Covid-19 survey: Social distancing causing concerns for schoolwear industry

A Schoolwear Association survey of the schoolwear industry’s response to Covid-19 has revealed that more than 80 per cent of businesses are already looking ahead to the impact social distancing will have on their operations.

The Schoolwear Association survey, which explored the current status of businesses including retailers, suppliers and wholesalers, showed a range of opinions on how the industry can operate when lockdown restrictions are lifted.

 

 

With the majority looking ahead to reopening under social distancing rules, responses on the impact this will have were extensive. Many responses focused on the difficulties of serving customers in the same numbers and at the same speed as prior to Covid-19.

For example, one respondent noted that It will take a lot longer to serve customers”, and another pointed out that “It will severely limit the number of people that we can accommodate in our shop and will therefore limit our potential income”.

For smaller stores this may be more of a challenge, “As a small shop we will find it very hard to do social distancing we might have to do appointments only”. Some are already warning about the difficulties in managing last minute back to school shoppers, “how we will handle the big surge at the end of August whilst social distancing is a big concern”, and many retailers will be planning on communicating with schools and customers to encourage earlier or online purchases.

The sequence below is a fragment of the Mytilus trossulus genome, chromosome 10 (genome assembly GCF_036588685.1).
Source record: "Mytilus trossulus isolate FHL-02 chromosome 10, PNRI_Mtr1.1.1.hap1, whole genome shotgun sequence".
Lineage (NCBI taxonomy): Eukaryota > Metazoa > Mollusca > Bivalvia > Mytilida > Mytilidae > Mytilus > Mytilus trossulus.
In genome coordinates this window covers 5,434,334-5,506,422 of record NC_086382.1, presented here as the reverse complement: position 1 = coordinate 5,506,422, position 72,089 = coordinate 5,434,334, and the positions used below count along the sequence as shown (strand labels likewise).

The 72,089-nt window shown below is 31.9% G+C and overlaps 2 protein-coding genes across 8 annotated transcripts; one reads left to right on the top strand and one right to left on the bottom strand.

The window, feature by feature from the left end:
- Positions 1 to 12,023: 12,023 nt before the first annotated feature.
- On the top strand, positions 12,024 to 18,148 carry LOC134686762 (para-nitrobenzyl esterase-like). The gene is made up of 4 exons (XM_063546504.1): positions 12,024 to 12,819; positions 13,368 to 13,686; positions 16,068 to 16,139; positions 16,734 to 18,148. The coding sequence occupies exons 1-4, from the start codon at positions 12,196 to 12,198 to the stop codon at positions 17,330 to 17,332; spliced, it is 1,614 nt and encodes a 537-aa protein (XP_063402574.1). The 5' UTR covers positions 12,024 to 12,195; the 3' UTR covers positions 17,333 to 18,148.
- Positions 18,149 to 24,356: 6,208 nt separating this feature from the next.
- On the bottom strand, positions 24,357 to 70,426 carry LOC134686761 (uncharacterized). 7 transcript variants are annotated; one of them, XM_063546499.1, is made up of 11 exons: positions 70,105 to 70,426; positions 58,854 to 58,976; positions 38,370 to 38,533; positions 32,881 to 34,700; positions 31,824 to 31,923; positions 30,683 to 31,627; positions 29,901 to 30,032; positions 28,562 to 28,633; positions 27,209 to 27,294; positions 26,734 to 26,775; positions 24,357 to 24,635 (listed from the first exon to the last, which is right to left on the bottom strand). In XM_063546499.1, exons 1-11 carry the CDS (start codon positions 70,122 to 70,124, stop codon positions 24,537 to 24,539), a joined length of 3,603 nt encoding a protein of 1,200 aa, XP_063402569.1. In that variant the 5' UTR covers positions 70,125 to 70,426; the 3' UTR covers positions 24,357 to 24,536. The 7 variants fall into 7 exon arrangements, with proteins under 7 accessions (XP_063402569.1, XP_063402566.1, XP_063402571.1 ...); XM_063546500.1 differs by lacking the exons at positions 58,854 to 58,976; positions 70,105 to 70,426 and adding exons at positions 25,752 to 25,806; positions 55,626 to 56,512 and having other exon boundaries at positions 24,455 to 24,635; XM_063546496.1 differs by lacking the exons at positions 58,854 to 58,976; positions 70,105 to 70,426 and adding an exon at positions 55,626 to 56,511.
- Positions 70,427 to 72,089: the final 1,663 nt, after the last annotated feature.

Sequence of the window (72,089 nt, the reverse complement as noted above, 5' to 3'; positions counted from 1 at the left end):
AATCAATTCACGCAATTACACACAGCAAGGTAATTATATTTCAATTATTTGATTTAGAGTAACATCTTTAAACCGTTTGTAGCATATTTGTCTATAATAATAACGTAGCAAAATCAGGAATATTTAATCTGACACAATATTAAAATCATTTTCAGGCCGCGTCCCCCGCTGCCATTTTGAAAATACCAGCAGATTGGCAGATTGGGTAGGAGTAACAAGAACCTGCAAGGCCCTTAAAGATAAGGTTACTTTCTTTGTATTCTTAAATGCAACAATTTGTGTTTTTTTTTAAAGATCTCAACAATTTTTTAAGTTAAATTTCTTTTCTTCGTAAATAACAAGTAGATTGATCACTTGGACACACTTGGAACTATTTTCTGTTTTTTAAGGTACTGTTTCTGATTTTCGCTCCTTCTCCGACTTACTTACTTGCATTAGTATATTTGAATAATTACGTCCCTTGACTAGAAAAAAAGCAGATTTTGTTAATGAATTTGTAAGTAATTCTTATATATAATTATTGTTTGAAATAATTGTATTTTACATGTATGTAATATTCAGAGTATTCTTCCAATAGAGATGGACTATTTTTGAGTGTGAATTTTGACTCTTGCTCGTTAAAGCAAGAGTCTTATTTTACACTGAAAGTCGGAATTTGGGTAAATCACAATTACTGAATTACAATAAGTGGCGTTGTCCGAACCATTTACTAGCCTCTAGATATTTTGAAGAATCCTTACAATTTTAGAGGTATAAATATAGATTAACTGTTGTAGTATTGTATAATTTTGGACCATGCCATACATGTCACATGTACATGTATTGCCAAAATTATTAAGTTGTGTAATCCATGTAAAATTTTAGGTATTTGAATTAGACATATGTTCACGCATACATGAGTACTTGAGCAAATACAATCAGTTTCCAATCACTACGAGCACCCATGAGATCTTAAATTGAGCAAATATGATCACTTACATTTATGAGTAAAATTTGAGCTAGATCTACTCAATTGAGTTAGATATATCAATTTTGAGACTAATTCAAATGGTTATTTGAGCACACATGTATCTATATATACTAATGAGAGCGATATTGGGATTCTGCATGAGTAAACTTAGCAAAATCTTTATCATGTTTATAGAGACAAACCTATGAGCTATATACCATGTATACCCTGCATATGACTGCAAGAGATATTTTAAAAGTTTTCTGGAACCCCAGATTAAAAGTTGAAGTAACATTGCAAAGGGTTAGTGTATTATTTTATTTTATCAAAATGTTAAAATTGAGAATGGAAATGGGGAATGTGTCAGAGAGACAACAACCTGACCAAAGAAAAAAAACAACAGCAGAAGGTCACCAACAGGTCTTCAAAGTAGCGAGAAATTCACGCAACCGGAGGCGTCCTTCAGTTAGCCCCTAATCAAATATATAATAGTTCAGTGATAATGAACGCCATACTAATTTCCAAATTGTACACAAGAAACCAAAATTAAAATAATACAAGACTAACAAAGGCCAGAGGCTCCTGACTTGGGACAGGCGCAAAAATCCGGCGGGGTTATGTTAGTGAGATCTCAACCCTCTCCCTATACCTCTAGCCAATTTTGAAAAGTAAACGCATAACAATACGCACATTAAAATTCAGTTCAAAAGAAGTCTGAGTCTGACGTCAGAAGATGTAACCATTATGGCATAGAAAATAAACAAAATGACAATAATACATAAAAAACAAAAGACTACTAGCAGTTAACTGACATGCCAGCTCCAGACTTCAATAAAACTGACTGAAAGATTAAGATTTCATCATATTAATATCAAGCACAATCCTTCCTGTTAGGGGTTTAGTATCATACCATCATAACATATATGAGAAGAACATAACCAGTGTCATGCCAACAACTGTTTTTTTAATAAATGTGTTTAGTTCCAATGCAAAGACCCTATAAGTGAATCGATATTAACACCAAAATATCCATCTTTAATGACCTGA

With the majority (65 per cent) of businesses closed and just 5 per cent completely open, most respondents predicted a very large decrease in sales between April and June 2020 compared to the same period last year – 57 per cent expected to see a drop of more than 20 per cent.

 

 

Looking ahead to the summer and back to school period, although responses were mixed, many are optimistic that demand will still be there. Around 52 per cent of those surveyed said they expected sales to be the same or increase between July and September compared to the same period last year. Just 10 per cent predicated a drop in sales of more than 20 per cent.

 

 

Expectations for next year were also cautiously optimistic. 65 per cent of respondents said that they expected sales to be the same or increase compared to the previous year, with the majority (27 per cent) predicting a small rise in sales of 10 per cent or less.

 

 

It is encouraging to see businesses making the most of Government support to help them through these challenging times. The vast majority of respondents have furloughed staff (85 per cent have furloughed at least three-quarters of their workforce), have or are planning to use Small Business Grants (80 per cent), and have or are planning to use the business rates relief scheme (69 per cent).

The support of schools is also important to getting through this crisis. 74 per cent of those who responded said that they were in contact with their schools, and nearly a quarter are having frequent conversations through the lockdown period. Again, almost all respondents expected schools to be either quite (45 per cent) or very (45 per cent) supportive of their business.

As the recent message from the SA’s co-chairs, Matthew Easter and Mark Stevenson, explained, trusting in longstanding business relationships and pulling together as an industry is vital to weathering this challenging period.